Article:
A charming documentary looks at the making of the giant You&Me and Me&You artwork, and its personal connection to the renowned designer’s creative journey.
Graphic artist Anthony Burrill recently revealed a giant typographic mural in Leeds, and now a documentary short about the artwork delves into the ideas behind the piece and its meaning to the designer. You&Me and Me&You sees Burrill’s signature letterpress typography blown up to epic proportions, covering one side of the 88-ft-high, seven-storey canal-side building, The Calls, in Leeds city centre. Impactful in white on black, the piece embodies Burrill’s mission to “say the most with the least, and connect with people through words” on a monumental scale, and speaks to the importance of human connection during the pandemic.
In the film directed by Ben G. Brown, Burrill explains how the mural signifies “a particular moment and a particular time” during the global crisis, and highlights the “value of relationships” between people, and the “simplicity of that connection… that connection is our humanity” he says. In an interview with It’s Nice That, Burrill adds that he hopes the mural remains in place for decades and marks “a time when we were collectively thinking about friends, family and wider society. The pandemic will affect us for the rest of our lives and will become part of our shared history. It’s given us time to think about the things that are truly important. Life is about those we hold dear and how they each influence us. I hope the mural will have the same connection with people in the future as it does now.”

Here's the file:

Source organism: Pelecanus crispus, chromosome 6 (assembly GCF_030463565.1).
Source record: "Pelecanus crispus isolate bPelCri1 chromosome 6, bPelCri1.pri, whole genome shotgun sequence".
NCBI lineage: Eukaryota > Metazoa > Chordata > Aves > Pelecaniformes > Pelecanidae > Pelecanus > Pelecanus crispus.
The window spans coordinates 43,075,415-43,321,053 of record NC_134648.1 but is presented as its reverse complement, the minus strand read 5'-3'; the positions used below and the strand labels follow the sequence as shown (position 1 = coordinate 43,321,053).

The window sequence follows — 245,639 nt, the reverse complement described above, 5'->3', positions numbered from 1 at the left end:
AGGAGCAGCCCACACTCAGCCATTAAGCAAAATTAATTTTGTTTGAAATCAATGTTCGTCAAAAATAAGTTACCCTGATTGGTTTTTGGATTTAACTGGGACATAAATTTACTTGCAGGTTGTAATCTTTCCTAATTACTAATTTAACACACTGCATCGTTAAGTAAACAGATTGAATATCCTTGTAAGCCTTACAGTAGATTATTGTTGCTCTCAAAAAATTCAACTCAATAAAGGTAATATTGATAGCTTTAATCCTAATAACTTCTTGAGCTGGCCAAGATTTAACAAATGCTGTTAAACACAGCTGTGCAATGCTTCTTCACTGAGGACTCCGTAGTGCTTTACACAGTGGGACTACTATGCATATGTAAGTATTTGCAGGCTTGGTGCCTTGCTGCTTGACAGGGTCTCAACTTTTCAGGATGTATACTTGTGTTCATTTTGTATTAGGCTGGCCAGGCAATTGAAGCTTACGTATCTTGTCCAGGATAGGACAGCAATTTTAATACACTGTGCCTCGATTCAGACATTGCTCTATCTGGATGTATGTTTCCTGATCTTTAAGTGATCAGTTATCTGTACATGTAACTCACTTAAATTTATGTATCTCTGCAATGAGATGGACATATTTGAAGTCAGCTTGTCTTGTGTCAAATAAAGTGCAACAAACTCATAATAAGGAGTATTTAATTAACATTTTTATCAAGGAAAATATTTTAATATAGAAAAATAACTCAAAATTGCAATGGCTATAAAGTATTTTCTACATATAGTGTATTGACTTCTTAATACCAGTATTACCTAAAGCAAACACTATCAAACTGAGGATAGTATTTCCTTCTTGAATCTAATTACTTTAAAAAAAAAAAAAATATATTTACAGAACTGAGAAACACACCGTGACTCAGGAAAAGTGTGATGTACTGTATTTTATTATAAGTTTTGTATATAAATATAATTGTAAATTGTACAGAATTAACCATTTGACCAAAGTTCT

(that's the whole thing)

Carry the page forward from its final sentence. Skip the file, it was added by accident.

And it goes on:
Burrill studied at a university in Leeds in the late 80s, and hence says in the film that creating the mural felt like “some sort of homecoming” and that going back reminds him of “where I came from and the values it gave me growing up”. Shots of the mural are spliced with photographs of Burrill in his early 20s “in the full bloom of youth” he tells us, sometime between graduating Leeds Polytechnic and starting at the Royal College of Art. “It was the early 90s during the time of acid house, outdoor raving and long hair. The photos and memories they conjure give the film its emotional kick. It’s about the link between then and now, the friends I knew then that are still part of my life. It’s also about my relationship with where I grew up, my family and the personal journey I went on after moving to London from the North.”
Ultimately, though, the artwork is about connecting with people and reminding us what’s important during a challenging era. Response to the mural has been “amazing” he says – no doubt providing a welcome bolt of positivity to locals’ lockdown walks.
The film was produced by Charlotte Rosson with production company Maniac, and DoP Matt Gentleman. The mural was curated by Laura Wellington at In Good Company, supported by King & Co and installed by Bread Collective.